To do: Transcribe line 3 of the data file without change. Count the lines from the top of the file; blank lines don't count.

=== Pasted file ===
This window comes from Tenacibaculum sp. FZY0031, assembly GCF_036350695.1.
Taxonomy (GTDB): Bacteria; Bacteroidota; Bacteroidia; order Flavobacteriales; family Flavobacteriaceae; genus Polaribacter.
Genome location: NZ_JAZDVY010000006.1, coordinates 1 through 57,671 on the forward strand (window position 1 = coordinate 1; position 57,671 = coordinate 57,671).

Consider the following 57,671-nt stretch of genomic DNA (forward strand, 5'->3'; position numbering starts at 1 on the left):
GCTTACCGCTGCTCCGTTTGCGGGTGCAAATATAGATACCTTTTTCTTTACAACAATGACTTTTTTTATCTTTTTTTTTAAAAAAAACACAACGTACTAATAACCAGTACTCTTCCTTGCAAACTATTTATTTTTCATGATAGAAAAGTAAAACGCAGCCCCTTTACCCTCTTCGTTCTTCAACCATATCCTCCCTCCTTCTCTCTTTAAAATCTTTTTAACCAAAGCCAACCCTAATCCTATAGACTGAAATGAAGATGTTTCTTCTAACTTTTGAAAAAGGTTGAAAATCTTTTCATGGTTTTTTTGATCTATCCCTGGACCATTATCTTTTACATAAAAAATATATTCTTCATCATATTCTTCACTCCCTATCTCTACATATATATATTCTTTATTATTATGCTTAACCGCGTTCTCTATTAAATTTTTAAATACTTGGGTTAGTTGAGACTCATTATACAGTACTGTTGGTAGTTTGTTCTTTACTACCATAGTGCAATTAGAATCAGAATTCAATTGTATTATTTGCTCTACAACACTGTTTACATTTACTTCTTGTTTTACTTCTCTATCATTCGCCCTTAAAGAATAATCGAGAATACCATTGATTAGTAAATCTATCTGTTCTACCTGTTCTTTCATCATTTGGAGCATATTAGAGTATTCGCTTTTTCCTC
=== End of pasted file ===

Genome location: NZ_JAZDVY010000006.1, coordinates 1 through 57,671 on the forward strand (window position 1 = coordinate 1; position 57,671 = coordinate 57,671).